Outrage as cosmetic surgery company sells T-shirts with ‘scars’ showing where girls’ healthy breasts will be cut off if they start identifying as boys, claiming it’s a ‘bit of fun’
- Cosmetic Surgery Partners in London been met with criticism on social media
- Clinic is allegedly selling T-shirts with double mastectomy surgical scars
- Plastic surgeon Dr Miles Berry took to Instagram to unveil clinic’s new T-shirts
A cosmetic surgery company has sparked outrage after it announced it would be selling T-shirts marked with double mastectomy surgical scars.
Plastic surgeon at Cosmetic Surgery Partners in London, Dr Miles Berry, took to social media to unveil the clinic’s new range of T-shirts that would allow those looking to transition from female to male to ‘test the waters’.
However the doctor has since been met with criticism, with those opposed to the clothing range arguing it was ‘grotesque’ and insensitive to breast cancer survivors.
The clinic has since confirmed they have not sold nor will it be selling the T-shirts.
A surgeon at Cosmetic Surgery Partners in London previously said the clinic would be selling T-shirts that have double-mastectomy surgical scars on them
Surgeon Miles Berry took to social media to unveil the clinic’s new range of T-shirts in a post which has now been deleted
Taking to Instagram the aesthetic surgeon, wrote: ‘With lockdown easing and better access to the Post Office, thought it might be time to test the waters.
‘There are a few each of sizes XS, S, M, L and XL (currently grey only). £20 each (including postage within the UK) with 25% to charity-open to suggestions for the latter. Basket soon to be live on www.cosmeticurgery-partners.co.uk.’
However after being met with criticism by one social media user the doctor went on to explain: ‘Thanks for you comment and I am sorry it has led to you to question our compassion.
‘In fact, it started as a bit of fun that we thought we could provide some additional benefit.
‘Whilst I did research some of the charities, being-cis- felt it might trample on sensitiveness of the trans community if we did not solicit some opinion.’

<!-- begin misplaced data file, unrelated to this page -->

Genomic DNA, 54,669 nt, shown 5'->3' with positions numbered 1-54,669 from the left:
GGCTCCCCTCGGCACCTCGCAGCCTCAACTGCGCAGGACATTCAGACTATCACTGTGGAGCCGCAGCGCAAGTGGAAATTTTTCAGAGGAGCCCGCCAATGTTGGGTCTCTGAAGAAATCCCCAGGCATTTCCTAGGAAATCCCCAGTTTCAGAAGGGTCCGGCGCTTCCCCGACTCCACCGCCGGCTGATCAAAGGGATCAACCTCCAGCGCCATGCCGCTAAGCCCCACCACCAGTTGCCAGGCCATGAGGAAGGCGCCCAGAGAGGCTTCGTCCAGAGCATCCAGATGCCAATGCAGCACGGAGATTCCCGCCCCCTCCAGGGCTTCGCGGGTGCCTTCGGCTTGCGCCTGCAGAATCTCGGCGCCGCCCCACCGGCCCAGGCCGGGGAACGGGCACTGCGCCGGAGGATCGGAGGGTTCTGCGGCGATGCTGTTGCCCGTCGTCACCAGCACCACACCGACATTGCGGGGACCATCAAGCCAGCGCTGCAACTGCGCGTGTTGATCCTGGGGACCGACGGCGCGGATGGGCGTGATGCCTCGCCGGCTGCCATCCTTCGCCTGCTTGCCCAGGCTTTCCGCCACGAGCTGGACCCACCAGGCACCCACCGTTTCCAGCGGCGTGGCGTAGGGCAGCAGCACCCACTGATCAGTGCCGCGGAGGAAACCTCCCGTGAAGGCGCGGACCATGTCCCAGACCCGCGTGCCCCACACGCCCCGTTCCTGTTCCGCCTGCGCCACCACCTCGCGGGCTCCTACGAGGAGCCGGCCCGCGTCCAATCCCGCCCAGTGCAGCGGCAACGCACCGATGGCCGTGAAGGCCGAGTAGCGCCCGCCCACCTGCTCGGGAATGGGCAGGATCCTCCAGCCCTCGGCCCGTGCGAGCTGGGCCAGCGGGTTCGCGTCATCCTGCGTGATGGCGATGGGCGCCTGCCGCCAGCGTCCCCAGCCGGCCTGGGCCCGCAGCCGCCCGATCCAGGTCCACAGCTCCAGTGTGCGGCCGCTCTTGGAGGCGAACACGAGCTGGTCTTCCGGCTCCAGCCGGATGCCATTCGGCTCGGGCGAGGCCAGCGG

When contacted by MailOnline a spokesperson for the clinic said: ‘I can confirm the post has now been removed.’
They added: ‘Our clinic has not sold nor will it be selling the T-shirts.’
Following the post, which has since been deleted, social media users criticised the clothing range and suggested it was far from ‘a bit of fun’.
Plastic surgeon Miles Berry said that with lockdown easing and better access to the Post Office it was ‘time to test the waters’
The doctor later explained that the project started as a ‘bit of fun’ and was aimed at providing ‘additional benefit’. The clinic has since said it had not sold nor would it be selling the T-shirts
One user wrote: ‘I was thinking about how breast cancer survivors might feel seeing girls walking round with T-shirts like that.’
While another added: ‘Geezo that is without doubt one of the worst things I’ve saw under the guise of a ‘bit of fun’.
Another person commented: ‘This is grotesque.’
Meanwhile another person wrote: ‘As a woman who has had a double-mastectomy I can say these T-shirts are the obvious missing item in the cancer welcome pack.’
Elsewhere another social media user added: ‘There is so much wrong with this I don’t know where to begin.’
A transgender mastectomy, which is also called a masculinising chest surgery, involves the removal of unwanted breast tissue and sees the surgeon reconstruct the chest.
Social media users took to Twitter to share their outrage, with one asking how breast cancer patients would feel
In some cases, the areola and nipples are removed and resized before being grafted back onto the body.
According to the NHS, those who think they may have gender dysphoria are referred to a gender dysphoria clinic (GDC) where a multidisciplinary team of healthcare professionals offer ongoing assessments, treatments, support and advice.
These treatments can include: psychological support, cross-sex hormone therapy and speech and language therapy to help the patient sound more typical of their gender identity.
Some people may decide to have surgery to permanently change their body and will be referred to a surgeon.
Those looking to transition will have to live as their preferred gender identity for at least a year before a referral is made for gender surgery.